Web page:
The Book of Mormon

Trey Parker, Robert Lopez and Matt Stone
Bristol Hippodrome

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Connor Peirson and Robert Colvin as Elders Cunningham and Price Credit: Paul Coltas photography
Nicole-Lily Baisden as Nabulungi Credit: Paul Coltas photography
Spreading the word of Joseph Smith in Africa Credit: Paul Coltas photography
Song and dance routines in The Book of Mormon Credit: Paul Coltas photography

Irreverant and outrageous, the multi-award-winning The Book of Mormon continues to shock and delight audiences. It’s the first week of a five-week run at Bristol Hippodrome but if the reaction of the packed house is anything to go by you should make sure you get your tickets quick before it is sold out.

The Tony, Grammy and Olivier awards-winning musical, written by South Park’s Trey Parker and Matt Stone with Avenue Q’s Robert Lopez, is essentially a coming-of-age buddy musical, but one with a satirical twist that takes a quite a few swipes along the way at some taboo subjects, provoking much controversy since its 2011 debut on Broadway.

In the firing zone for Parker and Stone’s lampooning is the Church of Latter Day Saints and our own Disney-sanitised version of Africa. The confident, good looking, athletic Kevin Price, with perfect teeth and smile, with dreams of going to Orlando, is comically teamed up with the buffoonish and hopelessly insecure Arnold Cunningham to make a likeable odd couple. The newly qualified missionaries have been selected to go to Uganda on their first evangelising journey. After a Lion King send-off, organised by their families, the two naïve young men find the real Africa is anything but what they imagined.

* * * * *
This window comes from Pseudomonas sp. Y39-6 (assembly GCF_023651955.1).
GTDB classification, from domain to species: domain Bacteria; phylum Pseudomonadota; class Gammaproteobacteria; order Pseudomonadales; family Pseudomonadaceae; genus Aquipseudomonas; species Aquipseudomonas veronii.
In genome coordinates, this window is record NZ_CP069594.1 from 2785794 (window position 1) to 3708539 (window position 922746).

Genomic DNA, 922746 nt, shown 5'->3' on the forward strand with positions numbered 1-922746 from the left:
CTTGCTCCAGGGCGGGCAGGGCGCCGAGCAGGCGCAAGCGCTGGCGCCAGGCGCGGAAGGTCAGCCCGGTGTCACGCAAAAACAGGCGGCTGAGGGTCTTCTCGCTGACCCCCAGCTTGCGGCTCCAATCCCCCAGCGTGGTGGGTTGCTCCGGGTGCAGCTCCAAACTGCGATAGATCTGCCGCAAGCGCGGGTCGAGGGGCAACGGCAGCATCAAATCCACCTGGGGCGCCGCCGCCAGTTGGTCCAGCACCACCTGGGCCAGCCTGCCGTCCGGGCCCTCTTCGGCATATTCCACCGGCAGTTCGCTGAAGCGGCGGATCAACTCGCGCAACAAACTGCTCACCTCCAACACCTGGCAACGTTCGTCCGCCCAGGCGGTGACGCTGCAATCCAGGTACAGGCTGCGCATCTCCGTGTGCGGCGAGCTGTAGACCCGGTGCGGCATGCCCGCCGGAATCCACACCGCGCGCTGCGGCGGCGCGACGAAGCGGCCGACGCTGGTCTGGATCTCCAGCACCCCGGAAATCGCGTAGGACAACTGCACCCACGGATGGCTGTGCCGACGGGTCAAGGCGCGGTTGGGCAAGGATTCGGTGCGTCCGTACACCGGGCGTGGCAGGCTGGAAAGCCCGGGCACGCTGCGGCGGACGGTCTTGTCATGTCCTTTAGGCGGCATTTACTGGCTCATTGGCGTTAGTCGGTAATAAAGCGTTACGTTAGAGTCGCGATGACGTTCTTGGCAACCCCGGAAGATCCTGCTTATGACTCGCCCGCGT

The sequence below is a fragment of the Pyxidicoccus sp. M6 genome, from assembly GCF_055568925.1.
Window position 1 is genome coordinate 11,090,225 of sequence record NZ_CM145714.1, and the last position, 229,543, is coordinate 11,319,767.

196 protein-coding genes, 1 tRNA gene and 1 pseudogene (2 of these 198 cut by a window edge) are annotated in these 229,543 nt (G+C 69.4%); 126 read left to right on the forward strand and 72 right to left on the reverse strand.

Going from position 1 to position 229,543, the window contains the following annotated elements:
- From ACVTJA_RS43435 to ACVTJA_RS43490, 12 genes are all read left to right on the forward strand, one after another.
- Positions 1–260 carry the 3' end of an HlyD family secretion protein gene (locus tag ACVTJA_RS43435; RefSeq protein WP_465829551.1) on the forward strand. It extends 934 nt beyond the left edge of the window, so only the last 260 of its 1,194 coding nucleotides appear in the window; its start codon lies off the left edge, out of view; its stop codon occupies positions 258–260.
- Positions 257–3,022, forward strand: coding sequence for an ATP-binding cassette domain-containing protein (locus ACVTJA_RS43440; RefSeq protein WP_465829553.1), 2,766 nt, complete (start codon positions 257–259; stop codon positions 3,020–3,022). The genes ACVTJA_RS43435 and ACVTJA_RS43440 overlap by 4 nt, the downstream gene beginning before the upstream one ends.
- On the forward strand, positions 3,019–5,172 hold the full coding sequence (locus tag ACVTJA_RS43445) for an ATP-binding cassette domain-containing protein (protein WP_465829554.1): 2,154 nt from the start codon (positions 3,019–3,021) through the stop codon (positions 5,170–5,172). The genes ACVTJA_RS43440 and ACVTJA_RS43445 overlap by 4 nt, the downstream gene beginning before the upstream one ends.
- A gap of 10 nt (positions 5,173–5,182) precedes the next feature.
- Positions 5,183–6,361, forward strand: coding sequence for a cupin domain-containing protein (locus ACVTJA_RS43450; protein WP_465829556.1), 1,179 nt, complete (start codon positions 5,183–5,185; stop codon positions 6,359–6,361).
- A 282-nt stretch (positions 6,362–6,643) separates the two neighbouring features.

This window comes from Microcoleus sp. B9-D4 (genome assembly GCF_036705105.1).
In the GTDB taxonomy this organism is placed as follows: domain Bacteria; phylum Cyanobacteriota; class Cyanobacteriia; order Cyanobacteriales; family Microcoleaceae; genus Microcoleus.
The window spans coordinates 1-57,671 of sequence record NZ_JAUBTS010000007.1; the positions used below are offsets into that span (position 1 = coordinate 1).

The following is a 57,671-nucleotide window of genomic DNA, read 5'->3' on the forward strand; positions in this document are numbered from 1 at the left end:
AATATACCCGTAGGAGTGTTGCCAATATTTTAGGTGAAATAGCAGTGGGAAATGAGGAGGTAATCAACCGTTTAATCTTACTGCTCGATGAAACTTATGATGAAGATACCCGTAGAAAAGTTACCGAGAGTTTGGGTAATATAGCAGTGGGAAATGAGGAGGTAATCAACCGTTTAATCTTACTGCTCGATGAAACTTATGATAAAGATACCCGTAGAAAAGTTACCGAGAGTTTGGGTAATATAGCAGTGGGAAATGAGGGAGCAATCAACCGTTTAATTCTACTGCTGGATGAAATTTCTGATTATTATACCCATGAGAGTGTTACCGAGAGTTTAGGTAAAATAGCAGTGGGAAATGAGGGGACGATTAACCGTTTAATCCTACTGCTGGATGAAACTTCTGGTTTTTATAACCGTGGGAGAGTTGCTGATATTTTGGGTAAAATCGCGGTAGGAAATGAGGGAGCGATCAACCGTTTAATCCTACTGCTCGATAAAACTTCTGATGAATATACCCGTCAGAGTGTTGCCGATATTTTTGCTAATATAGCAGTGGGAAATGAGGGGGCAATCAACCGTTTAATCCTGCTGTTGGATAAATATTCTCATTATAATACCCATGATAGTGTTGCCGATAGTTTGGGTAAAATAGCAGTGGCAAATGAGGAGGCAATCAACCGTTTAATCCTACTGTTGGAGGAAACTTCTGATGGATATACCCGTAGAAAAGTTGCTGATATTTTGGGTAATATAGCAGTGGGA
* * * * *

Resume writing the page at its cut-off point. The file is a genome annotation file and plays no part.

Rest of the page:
Joining the rest of the mission, the two find themselves in a village, where the locals are less concerned with the bizarre stories in the Book of Mormon and listening to white people thinking they can save their souls and more concerned with the day-to-day problems of AIDs, dysentery and maggots and fearful of the local warlord, General Butt-****ing Naked, who is threatening to circumcise all the females in the village.

It is savagely satirical, foul-mouthed and gob-smackingly politically incorrect and has generated much controversy about the nature of offence. But the clever and sharp writers just about manage to pull back from crossing the line too far, ultimately by turning the joke back on ourselves. This comes with a warning—not everyone will agree.

Along the way, we get 16 great songs with some wickedly witty lyrics from Parker, Stone and Lopez. These are backed up with some superbly stylish group dance routines thanks to choreographer and co-director (with Parker) Casey Nicholaw. Stand out songs are “Turn it Off”, “Hello”, “I Believe”, “Baptize Me” and “Spooky Mormon Hell Dream”.

Robert Colvin and Conner Peirson (as Elders Price and Cunningham) have some good on-set chemistry as they go through their love-hate journey together. Nicole-Lily Baisden is delightful as the innocent and willing Nabulungi. Will Hawksworth is terrific as he camps up the role of Elder McKinley. The cast of almost 30 provide some spectacular song and dance routines—tap dancing their black thoughts away and voodoo dancing in the hell scenes.

Ultimately, we are all invited to question the nature and strength of belief. While we may not believe that Jesus Christ was a blonde, blue eyed, all-American prophet who nipped over to the USA between his crucifixion and his resurrection, we are invited to see that beliefs can make us stronger and happier.

Reviewer: Joan Phillips

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